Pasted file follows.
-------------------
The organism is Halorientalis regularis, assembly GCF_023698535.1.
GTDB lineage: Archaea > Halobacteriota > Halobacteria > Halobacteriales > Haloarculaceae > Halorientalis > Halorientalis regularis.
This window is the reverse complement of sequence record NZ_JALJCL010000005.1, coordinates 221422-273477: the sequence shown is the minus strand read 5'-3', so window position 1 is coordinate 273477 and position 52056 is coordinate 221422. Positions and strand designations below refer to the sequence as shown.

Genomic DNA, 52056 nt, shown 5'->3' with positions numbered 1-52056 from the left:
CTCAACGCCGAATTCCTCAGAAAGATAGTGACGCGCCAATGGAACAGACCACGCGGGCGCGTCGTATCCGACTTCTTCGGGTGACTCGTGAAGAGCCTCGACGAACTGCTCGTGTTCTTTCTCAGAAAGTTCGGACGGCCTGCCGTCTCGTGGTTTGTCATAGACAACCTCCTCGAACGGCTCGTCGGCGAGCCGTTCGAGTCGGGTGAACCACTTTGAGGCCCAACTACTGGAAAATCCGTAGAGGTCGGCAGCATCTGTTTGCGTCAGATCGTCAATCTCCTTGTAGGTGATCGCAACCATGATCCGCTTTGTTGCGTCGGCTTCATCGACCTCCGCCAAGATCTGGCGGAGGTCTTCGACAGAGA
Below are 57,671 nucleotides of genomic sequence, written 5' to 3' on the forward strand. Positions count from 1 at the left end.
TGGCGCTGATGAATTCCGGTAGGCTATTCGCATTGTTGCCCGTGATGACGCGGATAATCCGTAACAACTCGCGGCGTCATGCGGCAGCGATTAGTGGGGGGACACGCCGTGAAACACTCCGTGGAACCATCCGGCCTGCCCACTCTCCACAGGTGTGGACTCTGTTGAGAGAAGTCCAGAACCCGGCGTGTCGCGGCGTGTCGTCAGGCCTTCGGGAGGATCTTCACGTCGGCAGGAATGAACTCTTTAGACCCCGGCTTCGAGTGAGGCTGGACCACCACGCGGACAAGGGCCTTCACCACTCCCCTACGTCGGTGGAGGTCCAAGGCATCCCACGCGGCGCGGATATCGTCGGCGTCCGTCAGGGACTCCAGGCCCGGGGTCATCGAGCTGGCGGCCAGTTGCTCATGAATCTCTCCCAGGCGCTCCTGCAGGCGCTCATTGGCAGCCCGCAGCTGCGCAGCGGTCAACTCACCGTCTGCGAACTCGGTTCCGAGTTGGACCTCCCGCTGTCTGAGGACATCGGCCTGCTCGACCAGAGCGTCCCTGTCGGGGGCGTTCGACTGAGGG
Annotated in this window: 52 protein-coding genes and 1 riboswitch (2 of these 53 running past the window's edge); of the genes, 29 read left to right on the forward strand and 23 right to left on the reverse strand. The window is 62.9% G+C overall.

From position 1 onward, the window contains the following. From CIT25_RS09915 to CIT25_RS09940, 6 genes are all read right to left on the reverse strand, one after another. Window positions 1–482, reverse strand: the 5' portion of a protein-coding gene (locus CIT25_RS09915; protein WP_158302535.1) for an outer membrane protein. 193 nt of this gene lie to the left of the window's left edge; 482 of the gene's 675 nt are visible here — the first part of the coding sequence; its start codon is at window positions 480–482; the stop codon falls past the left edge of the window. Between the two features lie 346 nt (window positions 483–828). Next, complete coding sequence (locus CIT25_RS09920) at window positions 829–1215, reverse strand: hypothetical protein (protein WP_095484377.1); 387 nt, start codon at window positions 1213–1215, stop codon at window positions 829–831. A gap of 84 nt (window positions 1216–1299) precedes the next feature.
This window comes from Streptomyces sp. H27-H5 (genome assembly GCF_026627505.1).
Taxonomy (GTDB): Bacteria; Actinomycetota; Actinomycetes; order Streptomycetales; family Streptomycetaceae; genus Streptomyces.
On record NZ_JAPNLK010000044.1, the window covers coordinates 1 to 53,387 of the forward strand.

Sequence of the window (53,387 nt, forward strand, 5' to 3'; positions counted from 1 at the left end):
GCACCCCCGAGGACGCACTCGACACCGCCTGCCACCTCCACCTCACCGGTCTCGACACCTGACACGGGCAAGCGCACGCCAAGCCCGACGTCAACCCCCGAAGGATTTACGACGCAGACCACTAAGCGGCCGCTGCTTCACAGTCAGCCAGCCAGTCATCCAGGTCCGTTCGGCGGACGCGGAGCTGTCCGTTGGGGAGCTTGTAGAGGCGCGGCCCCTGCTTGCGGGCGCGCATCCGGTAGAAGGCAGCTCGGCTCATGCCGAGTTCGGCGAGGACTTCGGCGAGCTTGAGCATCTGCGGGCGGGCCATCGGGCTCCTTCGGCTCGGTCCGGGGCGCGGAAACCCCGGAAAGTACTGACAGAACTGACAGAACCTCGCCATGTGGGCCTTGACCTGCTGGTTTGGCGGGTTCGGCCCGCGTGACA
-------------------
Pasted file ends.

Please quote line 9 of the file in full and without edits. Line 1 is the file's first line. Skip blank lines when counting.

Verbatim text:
From position 1 onward, the window contains the following. From CIT25_RS09915 to CIT25_RS09940, 6 genes are all read right to left on the reverse strand, one after another. Window positions 1–482, reverse strand: the 5' portion of a protein-coding gene (locus CIT25_RS09915; protein WP_158302535.1) for an outer membrane protein. 193 nt of this gene lie to the left of the window's left edge; 482 of the gene's 675 nt are visible here — the first part of the coding sequence; its start codon is at window positions 480–482; the stop codon falls past the left edge of the window. Between the two features lie 346 nt (window positions 483–828). Next, complete coding sequence (locus CIT25_RS09920) at window positions 829–1215, reverse strand: hypothetical protein (protein WP_095484377.1); 387 nt, start codon at window positions 1213–1215, stop codon at window positions 829–831. A gap of 84 nt (window positions 1216–1299) precedes the next feature.